But plain as Evelyn undoubtedly was, no one who knew her long ever remarked about her appearance, or gave a second thought to the fact that she could lay small claim to physical beauty.Notwithstanding her vehement words, some decided pangs of hunger seized her as she saw the tempting food, She remembered, however, that in the old novels heroines in distress had never any appetite, and she resolved to die rather than touch food while she was treated in so disgraceful a manner.Bridget's arms were flung impulsively round her governess's neck, and then one hand was tucked within the good lady's arm.
Bridget was sitting in the middle of the dusty road with a girl's head on her lap. The girl's figure was stretched out flat and motionless; her hat was off, and Bridget was pushing back some waves of fair hair from her temples.
"I don't believe she's a new schoolgirl at all," cried Ruth; "she's just a visitor come to stay for a day or two with Mrs. Freeman. No schoolgirl that ever[Pg 6] breathed would dare to present such a young lady, grown-up appearance. There, girls, don't let's waste any more time over her; let's turn our attention to the much more important matter of the Fancy Fair.""Nonsense, Evelyn. They disobeyed my most stringent orders. Are they not to be blamed for that?"The room was something like a drawing room, with many easy-chairs and tables. Plenty of light streamed in from the lofty windows, and fell upon knickknacks and brackets, on flowers in pots—in short, on the many little possessions which each individual girl had brought to decorate her favorite room.All the other girls in the school tried to be good when Evelyn was by, not because she would reproach them, but because she had a certain way about her which made goodness so attractive that they were forced to follow it.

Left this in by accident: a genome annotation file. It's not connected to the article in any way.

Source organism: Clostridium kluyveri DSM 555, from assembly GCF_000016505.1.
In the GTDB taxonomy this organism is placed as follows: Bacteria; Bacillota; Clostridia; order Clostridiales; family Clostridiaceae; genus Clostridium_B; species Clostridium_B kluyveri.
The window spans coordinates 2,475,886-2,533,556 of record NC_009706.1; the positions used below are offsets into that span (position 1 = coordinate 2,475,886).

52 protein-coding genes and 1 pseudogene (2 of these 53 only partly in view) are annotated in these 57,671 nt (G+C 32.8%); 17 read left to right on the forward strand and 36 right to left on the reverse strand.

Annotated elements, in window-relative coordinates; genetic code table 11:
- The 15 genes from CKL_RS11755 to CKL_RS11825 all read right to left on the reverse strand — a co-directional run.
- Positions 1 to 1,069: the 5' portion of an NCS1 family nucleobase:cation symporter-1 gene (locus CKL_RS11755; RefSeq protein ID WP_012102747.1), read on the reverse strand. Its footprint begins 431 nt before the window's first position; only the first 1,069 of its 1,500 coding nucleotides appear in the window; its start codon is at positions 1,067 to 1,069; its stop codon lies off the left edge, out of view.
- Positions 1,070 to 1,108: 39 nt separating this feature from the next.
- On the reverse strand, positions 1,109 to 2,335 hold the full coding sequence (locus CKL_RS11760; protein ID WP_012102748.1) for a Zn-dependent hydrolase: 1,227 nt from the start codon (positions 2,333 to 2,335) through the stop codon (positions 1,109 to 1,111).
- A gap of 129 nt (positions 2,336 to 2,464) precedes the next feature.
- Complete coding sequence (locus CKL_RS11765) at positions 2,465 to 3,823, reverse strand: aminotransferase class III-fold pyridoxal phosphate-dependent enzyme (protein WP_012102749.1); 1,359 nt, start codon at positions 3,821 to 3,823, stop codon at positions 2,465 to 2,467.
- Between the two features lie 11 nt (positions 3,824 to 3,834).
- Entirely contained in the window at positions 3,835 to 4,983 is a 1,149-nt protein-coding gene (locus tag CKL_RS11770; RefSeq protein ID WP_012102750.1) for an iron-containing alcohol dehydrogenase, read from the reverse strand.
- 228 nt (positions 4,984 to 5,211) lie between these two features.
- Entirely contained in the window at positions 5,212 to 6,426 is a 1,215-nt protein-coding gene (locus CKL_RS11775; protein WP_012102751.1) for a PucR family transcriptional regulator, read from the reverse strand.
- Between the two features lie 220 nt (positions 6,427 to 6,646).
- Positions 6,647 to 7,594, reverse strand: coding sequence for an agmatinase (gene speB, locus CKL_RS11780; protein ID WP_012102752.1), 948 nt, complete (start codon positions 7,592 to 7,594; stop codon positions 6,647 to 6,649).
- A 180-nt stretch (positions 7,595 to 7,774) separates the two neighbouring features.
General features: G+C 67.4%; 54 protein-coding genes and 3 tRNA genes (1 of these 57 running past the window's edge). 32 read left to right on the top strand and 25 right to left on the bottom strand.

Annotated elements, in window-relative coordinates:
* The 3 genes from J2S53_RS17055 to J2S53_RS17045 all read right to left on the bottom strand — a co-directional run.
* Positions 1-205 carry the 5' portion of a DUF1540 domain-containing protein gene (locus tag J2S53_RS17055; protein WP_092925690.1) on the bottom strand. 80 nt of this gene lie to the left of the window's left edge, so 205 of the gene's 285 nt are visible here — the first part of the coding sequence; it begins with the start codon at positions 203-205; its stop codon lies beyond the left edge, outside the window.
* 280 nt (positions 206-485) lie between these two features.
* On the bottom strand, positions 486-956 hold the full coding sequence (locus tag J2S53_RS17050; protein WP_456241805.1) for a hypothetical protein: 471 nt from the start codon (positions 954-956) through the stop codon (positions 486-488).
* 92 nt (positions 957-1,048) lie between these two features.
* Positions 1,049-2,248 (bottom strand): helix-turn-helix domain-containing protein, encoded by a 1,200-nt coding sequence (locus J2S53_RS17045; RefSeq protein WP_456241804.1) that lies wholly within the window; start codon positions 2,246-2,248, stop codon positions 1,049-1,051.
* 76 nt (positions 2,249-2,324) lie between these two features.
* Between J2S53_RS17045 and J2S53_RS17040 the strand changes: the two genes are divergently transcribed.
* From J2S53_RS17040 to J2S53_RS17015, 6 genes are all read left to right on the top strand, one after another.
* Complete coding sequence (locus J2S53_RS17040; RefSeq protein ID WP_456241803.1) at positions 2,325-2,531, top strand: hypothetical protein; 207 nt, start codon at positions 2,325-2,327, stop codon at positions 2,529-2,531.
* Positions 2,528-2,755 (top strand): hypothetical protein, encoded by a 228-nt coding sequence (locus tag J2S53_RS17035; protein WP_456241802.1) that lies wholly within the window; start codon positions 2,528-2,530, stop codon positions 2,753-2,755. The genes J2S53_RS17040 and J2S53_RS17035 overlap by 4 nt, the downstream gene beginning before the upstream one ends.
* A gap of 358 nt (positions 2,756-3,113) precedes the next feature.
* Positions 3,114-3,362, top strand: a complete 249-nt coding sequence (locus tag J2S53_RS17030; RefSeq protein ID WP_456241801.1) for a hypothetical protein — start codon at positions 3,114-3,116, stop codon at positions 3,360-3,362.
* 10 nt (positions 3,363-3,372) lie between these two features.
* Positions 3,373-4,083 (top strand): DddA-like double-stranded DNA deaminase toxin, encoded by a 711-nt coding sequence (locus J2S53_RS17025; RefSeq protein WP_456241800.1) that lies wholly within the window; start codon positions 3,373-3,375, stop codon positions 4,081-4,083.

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She saw the wild landscape, the steep gravel path[Pg 26] which overhung the lake, the old squire with his white hair, and tall but slightly bent figure, pacing up and down, smoking his pipe and surrounded by his dogs. Dorothy fancied how, on most summer evenings, Bridget, impetuous, eager, and beautiful, walked by his side. She wondered how he had brought himself to part with her. She gave a little sigh as she shut the picture away from her mind, and as she laid her head on her pillow, she resolved to be very kind to the new girl.[Pg 66]"Am I ever hard to my pupils, my love?"
"No, miss, that it can't," said Marshall, who felt as she expressed it afterward, "that royled by Miss May's 'aughty ways." "I won't keep Miss Collingwood any time, miss, ef you'll be pleased to walk on.""No, Bridget, you are to stay here; your dinner will be brought to you." Bridget flushed crimson.
The governess took it without a word, and opening it applied it to Evelyn's nostrils.
"But, my dear child, our hearts are not cold. I assure you, Bridget, I am most anxious to win your love, and so also is Dorothy Collingwood."
"Can't you, Bridget? I'm afraid I must make you understand that the fact of Evelyn being uninjured does not alter your conduct."